#7: TYBALT, YOU RAT-CATCHER, WILL YOU WALK?
Tybalt yells back:
#8: I AM FOR YOU!
They fight. Mercutio dies and Tybalt flees. But look:
all: Here comes the furious Tybalt back again!
Romeo will not let his friend Mercutio die in vain. Even though Tybalt is Juliet's cousin, Romeo kills him, and regrets it almost immediately. In despair over his action, he laments:
#9: O, I AM FORTUNE'S FOOL!
all: Of Fair Verona!
banishes Romeo to the nearby town on Mantua, but before Romeo leaves, he spends a night with Juliet. As he leaves, he says:
#10: THEN WINDOW, LET DAY IN, AND LET LIFE OUT!
But moments after Romeo leaves, Juliet's mother enters to inform her daughter that Lord Capulet has arranged for Juliet to marry an older man named Count Paris, a local nobleman. She expects her daughter will be very happy with this news, telling her that:
all: Early next Thursday morn,
The gallant, young and noble gentleman
The County Paris, at Saint Peter's Church
Shall happ'ly make thee there a joyful bride!
But even though Juliet has been an obedient daughter in the past, she says:
#11: NOW BY SAINT PETER'S CHURCH, AND PETER TOO
HE SHALL NOT MAKE ME THERE A JOYFUL BRIDE!
Her father does not like his daughter's tone of voice one bit. He says:
#12: HANG THEE YOUNG BAGGAGE! DISOBEDIENT WRETCH!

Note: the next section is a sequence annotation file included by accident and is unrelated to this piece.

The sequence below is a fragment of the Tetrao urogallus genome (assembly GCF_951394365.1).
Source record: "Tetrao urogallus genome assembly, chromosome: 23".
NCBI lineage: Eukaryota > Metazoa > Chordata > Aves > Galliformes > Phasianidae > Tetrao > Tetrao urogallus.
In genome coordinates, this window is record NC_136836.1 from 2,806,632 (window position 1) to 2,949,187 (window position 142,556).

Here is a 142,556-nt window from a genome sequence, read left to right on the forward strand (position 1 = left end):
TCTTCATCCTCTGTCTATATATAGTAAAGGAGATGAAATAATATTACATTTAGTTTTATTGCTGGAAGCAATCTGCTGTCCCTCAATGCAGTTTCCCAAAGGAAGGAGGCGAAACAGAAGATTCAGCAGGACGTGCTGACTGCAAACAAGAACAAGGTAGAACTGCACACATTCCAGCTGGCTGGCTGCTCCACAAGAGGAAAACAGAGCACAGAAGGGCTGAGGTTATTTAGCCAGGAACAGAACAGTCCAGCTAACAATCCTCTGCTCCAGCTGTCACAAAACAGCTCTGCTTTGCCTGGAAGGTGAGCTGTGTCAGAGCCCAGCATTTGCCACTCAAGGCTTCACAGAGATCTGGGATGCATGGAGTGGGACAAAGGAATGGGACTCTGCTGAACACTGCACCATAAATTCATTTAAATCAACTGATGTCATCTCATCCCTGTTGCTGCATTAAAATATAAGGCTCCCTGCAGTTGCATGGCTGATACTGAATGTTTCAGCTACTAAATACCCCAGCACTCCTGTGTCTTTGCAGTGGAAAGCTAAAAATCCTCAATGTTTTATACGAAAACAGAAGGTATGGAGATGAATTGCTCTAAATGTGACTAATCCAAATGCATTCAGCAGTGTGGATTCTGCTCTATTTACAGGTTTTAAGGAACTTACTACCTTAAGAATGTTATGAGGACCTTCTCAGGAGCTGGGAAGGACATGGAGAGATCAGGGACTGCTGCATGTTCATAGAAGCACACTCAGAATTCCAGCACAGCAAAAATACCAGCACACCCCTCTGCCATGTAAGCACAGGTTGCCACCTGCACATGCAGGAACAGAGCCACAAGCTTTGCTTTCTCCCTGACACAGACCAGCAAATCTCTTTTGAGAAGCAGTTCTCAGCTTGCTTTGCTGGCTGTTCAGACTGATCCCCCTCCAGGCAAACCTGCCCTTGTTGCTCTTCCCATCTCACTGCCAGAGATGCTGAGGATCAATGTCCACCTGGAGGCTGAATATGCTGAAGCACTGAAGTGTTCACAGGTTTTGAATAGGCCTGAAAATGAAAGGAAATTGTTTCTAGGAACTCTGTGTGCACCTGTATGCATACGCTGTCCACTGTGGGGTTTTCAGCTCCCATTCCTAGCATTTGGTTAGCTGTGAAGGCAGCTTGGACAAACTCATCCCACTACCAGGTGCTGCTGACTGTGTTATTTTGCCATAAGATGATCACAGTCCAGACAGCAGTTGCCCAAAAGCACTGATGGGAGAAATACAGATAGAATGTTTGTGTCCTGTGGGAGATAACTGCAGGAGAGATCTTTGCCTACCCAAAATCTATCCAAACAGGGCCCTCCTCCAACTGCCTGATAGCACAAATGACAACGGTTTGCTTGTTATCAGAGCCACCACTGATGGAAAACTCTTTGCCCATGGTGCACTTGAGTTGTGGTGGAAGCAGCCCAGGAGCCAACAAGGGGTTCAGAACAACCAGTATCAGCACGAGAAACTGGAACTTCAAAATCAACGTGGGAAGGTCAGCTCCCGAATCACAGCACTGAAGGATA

Juliet is desperate. With the help of Friar Lawrence, she comes up with a plan to take a special drink that will make her appear to be dead. That way her parents will put her body in the family tomb, and after that Friar Lawrence will fetch her and take her to Romeo in Mantua.
As Juliet drinks the special potion, she says:
#13: ROMEO, I COME! THIS DO I DRINK TO THEE!
It works. Juliet's nurse and her mother Lady Capulet find her in the morning.
#14 & 15: ALACK THE DAY! SHE'S DEAD! SHE'S DEAD! SHE'S DEAD!
And they put her body in the family tomb, just as Juliet and Friar Lawrence had planned.
Unfortunately, one small detail has been left out. Romeo has not heard of the plan! All he hears is that Juliet is dead.
Many people head for Juliet's tomb. Romeo, who stops to buy some poison, is going there to join Juliet in death. Friar Lawrence is going there to get Juliet and take her to Romeo. Count Paris is going there to mourn for his almost-wife.
Paris gets there first. Romeo finds him there and kills him. Count Paris says:
#16: O, I AM SLAIN!
Then Romeo sees Juliet's body and takes the poison he has brought with him, saying:
#17: HERE'S TO MY LOVE! . . THUS WITH A KISS I DIE!
Friar Lawrence arrives just too late, finding Romeo dead and Juliet just waking up. As usual, he has great advice for Juliet:
all: Come, come away.
Thy husband in thy bosom there lies dead
And Paris too. Come, I'll dispose of thee
Among a sisterhood of holy nuns!
This does not sound like any sort of a plan to Juliet. Friar Lawrence then flees from the tomb and Juliet decides to join Romeo in death. Since there is not enough left of Romeo's poison to kill her, she stabs herself, saying:
#18: O HAPPY DAGGER. THIS IS THY SHEATH!
Romeo and Juliet are found in the tomb by their feuding parents, who finally realize that their quarrels have gone too far. They vow to make peace, concluding sadly that:
all: Never was a story of more woe
Than this of Juliet and Romeo